Addressing core problems

Somalia is a country where problems seem to outnumber solutions. At least half the country is experiencing a food and livelihoods crisis, blurring the distinction between needy settlements of IDPs and the flourishing city where they are located. There are multiple causes of displacements, not only war. State and economic collapse and environmental degradation are some of the main drivers of displacement, as well as floods and droughts, and these causes of displacements must all be addressed.

A lesson learned over the years is that it is unhelpful to provide continuous humanitarian aid to hundreds of thousands of IDPs without assisting them to be productive and have livelihoods. One step would be to relocate IDPs to a third location in the same country where they can be economically productive and their children can be secure, for example by relocating some of the displaced farmers in Mogadishu to a relatively peaceful location elsewhere in the country. Some of these IDPs were Somalia’s best farmers before the civil war and their absence from the agricultural sector has been felt ever since their displacement in the 1990s. Any host community would benefit from the presence of these food-producing communities.

Interventions neglecting the roots of the crises are nothing more than temporary band-aids. This calls for a revisit to the rationale of intervention and justifies the need to develop much more integrated support to the affected people through a systemic understanding of the crisis. For example, aid agencies providing support to Somali people should have a dual strategy – to help with immediate needs but also to tackle recovery needs, addressing core problems effectively over time. Any single intervention will not help in Somalia and indeed is a waste of resources in one way or the other. This response should not rest only in the hands of international aid workers but should also involve diaspora and community aid, which can help identify needs and mediate issues around accountability of the response and local perceptions about it.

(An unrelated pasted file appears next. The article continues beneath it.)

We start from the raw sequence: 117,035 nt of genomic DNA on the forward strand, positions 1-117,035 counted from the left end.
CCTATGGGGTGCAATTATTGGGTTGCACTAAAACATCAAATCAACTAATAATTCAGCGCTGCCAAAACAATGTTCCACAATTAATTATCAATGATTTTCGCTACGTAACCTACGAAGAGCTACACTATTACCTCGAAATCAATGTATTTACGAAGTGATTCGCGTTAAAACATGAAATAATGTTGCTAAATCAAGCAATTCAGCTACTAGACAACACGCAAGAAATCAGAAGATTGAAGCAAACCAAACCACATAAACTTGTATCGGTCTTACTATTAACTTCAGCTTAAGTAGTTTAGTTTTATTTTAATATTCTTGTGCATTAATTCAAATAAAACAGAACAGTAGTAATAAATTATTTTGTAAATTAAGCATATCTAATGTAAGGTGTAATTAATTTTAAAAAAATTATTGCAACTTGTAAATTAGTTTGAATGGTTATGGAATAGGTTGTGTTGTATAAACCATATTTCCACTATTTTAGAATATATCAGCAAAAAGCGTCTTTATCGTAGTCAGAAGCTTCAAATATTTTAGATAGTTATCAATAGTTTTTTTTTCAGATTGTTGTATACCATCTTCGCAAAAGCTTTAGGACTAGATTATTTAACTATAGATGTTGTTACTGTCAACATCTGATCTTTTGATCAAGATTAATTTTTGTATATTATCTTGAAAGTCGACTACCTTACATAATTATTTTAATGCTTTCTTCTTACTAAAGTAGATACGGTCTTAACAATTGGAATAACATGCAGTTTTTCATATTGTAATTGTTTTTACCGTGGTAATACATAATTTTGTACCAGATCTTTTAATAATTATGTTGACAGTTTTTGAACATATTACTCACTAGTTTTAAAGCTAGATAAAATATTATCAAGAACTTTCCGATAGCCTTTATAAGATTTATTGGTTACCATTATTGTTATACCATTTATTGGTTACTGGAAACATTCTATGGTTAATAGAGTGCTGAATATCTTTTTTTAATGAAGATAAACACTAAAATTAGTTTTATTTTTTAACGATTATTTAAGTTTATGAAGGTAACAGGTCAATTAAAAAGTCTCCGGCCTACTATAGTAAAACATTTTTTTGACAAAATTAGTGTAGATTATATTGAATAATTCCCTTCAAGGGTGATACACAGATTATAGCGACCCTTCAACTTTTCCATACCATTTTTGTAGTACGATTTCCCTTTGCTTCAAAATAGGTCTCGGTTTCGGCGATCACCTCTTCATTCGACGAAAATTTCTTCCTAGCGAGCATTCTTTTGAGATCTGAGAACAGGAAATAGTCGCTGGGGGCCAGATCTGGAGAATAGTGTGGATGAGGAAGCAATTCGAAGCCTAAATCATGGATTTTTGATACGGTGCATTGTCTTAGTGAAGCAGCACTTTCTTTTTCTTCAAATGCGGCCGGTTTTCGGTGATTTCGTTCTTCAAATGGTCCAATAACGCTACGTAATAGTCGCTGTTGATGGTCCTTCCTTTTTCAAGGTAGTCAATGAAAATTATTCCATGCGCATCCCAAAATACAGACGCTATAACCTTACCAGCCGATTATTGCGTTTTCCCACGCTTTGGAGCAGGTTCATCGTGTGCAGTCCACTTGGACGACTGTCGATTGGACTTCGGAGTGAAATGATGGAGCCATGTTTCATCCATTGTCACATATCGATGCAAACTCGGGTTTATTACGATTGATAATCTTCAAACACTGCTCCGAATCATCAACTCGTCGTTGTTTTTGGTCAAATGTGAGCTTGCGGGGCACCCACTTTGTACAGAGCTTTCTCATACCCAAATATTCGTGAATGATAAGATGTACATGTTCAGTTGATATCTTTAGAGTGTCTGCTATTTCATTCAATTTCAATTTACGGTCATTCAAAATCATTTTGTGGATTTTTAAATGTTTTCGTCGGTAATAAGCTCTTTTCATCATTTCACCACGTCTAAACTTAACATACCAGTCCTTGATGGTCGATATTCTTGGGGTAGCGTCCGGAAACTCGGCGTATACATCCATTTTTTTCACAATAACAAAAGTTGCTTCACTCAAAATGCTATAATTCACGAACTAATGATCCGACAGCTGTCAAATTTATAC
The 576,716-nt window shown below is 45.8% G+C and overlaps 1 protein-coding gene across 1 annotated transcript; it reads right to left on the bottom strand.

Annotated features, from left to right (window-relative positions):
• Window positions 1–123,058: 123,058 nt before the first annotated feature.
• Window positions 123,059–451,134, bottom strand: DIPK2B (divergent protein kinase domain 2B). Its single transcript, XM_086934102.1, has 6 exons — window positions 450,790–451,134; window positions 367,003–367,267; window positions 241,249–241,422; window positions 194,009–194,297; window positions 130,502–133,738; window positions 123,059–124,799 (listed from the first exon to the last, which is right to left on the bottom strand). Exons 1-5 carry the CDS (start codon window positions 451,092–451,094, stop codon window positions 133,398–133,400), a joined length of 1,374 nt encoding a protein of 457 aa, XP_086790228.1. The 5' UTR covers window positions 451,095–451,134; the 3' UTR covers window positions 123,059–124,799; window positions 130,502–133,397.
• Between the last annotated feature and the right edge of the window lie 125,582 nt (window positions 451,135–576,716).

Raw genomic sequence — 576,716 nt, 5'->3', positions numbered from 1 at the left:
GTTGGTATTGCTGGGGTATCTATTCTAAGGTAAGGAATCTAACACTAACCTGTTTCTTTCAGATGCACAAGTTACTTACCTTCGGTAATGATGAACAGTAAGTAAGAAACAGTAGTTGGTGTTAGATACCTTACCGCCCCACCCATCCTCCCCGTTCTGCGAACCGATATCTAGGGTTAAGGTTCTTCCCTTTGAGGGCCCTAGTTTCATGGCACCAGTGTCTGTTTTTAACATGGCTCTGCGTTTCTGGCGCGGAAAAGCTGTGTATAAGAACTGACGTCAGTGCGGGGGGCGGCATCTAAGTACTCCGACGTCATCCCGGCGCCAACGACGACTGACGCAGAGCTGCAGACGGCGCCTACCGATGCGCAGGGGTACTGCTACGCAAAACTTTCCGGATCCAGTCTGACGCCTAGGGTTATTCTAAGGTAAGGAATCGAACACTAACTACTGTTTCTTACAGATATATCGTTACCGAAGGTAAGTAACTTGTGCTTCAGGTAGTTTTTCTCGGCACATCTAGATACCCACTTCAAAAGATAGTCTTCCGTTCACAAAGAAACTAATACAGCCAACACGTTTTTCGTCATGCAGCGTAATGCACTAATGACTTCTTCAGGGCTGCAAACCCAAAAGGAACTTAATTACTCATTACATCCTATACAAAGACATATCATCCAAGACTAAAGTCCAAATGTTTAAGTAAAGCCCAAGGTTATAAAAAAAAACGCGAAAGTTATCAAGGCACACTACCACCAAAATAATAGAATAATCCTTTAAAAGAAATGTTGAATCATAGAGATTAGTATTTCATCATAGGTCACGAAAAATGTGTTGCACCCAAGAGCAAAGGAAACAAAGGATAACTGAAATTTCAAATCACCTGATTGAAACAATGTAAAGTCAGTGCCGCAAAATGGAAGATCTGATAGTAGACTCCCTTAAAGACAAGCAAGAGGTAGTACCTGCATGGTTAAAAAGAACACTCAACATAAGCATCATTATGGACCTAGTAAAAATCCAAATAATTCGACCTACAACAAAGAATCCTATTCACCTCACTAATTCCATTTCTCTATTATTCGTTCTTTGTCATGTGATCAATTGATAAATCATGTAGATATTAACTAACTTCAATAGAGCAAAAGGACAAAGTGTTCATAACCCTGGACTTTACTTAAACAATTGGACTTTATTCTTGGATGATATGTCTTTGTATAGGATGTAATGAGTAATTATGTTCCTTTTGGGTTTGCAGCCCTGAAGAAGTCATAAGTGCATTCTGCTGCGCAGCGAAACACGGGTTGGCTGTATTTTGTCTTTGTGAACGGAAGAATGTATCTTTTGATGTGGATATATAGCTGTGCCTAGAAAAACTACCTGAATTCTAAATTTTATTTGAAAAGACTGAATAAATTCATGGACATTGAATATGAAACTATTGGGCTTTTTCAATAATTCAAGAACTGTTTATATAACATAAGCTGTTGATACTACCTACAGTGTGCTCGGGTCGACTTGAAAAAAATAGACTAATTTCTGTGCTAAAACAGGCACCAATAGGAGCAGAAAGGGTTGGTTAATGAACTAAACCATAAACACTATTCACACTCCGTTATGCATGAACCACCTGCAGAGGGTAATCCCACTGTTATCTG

Hassan Noor ( is Humanitarian Coordinator of Oxfam GB ( in Somalia.


Opinions in FMR do not necessarily reflect the views of the Editors, the Refugee Studies Centre or the University of Oxford.
FMR is an Open Access publication. Users are free to read, download, copy, distribute, print or link to the full texts of articles published in FMR and on the FMR website, as long as the use is for non-commercial purposes and the author and FMR are attributed. Unless otherwise indicated, all articles published in FMR in print and online, and FMR itself, are licensed under a Creative Commons Attribution-NonCommercial-NoDerivs (CC BY-NC-ND) licence. Details at